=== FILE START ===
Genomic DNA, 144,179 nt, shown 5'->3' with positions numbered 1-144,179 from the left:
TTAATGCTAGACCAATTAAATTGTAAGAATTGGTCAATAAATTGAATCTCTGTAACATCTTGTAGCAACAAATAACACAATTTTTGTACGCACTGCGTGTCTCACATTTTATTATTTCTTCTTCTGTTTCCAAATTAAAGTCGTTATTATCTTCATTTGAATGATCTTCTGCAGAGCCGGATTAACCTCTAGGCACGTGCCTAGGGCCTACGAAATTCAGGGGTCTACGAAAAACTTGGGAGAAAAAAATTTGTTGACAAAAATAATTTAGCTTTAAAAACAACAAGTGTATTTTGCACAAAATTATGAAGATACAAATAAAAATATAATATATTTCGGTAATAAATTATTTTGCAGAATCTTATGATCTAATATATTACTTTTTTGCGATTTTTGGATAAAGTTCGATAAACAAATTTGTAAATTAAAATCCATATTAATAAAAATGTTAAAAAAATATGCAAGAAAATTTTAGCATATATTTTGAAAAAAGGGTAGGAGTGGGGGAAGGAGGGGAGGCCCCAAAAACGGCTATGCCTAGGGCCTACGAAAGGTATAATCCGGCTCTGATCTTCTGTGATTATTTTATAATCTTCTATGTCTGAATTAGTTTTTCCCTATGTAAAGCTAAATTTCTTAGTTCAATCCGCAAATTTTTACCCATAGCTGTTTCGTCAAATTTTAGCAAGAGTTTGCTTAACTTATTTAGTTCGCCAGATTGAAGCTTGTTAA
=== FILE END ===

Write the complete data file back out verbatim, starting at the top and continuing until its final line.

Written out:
Genomic DNA, 144,179 nt, shown 5'->3' with positions numbered 1-144,179 from the left:
TTAATGCTAGACCAATTAAATTGTAAGAATTGGTCAATAAATTGAATCTCTGTAACATCTTGTAGCAACAAATAACACAATTTTTGTACGCACTGCGTGTCTCACATTTTATTATTTCTTCTTCTGTTTCCAAATTAAAGTCGTTATTATCTTCATTTGAATGATCTTCTGCAGAGCCGGATTAACCTCTAGGCACGTGCCTAGGGCCTACGAAATTCAGGGGTCTACGAAAAACTTGGGAGAAAAAAATTTGTTGACAAAAATAATTTAGCTTTAAAAACAACAAGTGTATTTTGCACAAAATTATGAAGATACAAATAAAAATATAATATATTTCGGTAATAAATTATTTTGCAGAATCTTATGATCTAATATATTACTTTTTTGCGATTTTTGGATAAAGTTCGATAAACAAATTTGTAAATTAAAATCCATATTAATAAAAATGTTAAAAAAATATGCAAGAAAATTTTAGCATATATTTTGAAAAAAGGGTAGGAGTGGGGGAAGGAGGGGAGGCCCCAAAAACGGCTATGCCTAGGGCCTACGAAAGGTATAATCCGGCTCTGATCTTCTGTGATTATTTTATAATCTTCTATGTCTGAATTAGTTTTTCCCTATGTAAAGCTAAATTTCTTAGTTCAATCCGCAAATTTTTACCCATAGCTGTTTCGTCAAATTTTAGCAAGAGTTTGCTTAACTTATTTAGTTCGCCAGATTGAAGCTTGTTAA